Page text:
According to the Generator Group’s 2008 Hiring Trends Survey, the housing market and fluctuating gas prices are having an increasing impact on companies’ ability to attract and retain key talent. 


Generator said 25% of the companies surveyed said that the economy was making recruiting more difficult; while 48% reported it had no impact. Taking into consideration growth and attrition, about half (52%) will hire zero to five new people in the remainder of 2008, the remaining half will hire more, and 11% will hire over 100 employees.

With depressed housing values and the mortgage crisis impacting the ability of many to relocate for career opportunities, survey respondents indicate that relocation remains the most common reason given when a candidate turns down an offer. Forty seven percent of respondents have encountered at least one to two candidates unable to relocate due to housing market issues, with 23% of respondents citing “commute too far” as a common reason given when a candidate turns down an offer.  This statistic is up significantly from 13% last year.  In addition, 55% of respondents state that “not willing to relocate” is one of their top challenges in recruiting strong talent.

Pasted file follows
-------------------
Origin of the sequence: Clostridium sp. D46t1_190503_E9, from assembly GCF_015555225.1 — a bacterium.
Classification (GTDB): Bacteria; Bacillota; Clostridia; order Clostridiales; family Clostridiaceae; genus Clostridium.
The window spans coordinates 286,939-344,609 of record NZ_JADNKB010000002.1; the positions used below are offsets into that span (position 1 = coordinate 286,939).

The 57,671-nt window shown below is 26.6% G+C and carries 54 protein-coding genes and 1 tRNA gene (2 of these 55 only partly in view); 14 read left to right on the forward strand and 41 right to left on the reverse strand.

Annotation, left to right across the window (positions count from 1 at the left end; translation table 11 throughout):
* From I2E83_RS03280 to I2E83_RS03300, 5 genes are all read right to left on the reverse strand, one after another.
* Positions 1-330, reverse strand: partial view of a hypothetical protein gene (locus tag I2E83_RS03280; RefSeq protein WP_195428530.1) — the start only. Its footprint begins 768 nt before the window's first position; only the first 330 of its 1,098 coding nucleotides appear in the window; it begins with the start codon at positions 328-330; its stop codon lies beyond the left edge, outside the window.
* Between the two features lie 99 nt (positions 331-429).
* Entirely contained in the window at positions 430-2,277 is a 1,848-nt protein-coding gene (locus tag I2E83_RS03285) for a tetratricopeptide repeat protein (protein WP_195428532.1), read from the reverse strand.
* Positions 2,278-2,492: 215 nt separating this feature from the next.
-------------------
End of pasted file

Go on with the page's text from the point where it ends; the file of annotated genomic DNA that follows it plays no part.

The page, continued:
“It’s a challenge because southern California is extremely expensive when candidates are trying to sell a home somewhere else and buy one in our location,” said Jessica Clayton, who works on Patagonia’s HR team. “We definitely have had people that we have interviewed and, when it comes down to it, they have decided not to accept the position because the cost of living is too expensive in southern California.” 

With nearly one in five homeowners owing more to banks than their properties are worth, relocation will continue to be a trend affecting recruitment.

As companies consider new employees, the survey shows that the quality of hire and retaining key employees has increased in importance, as has reducing hiring costs. Respondents are seeing an increase in the volume of resumes vs. 2007 without a corresponding increase in quality.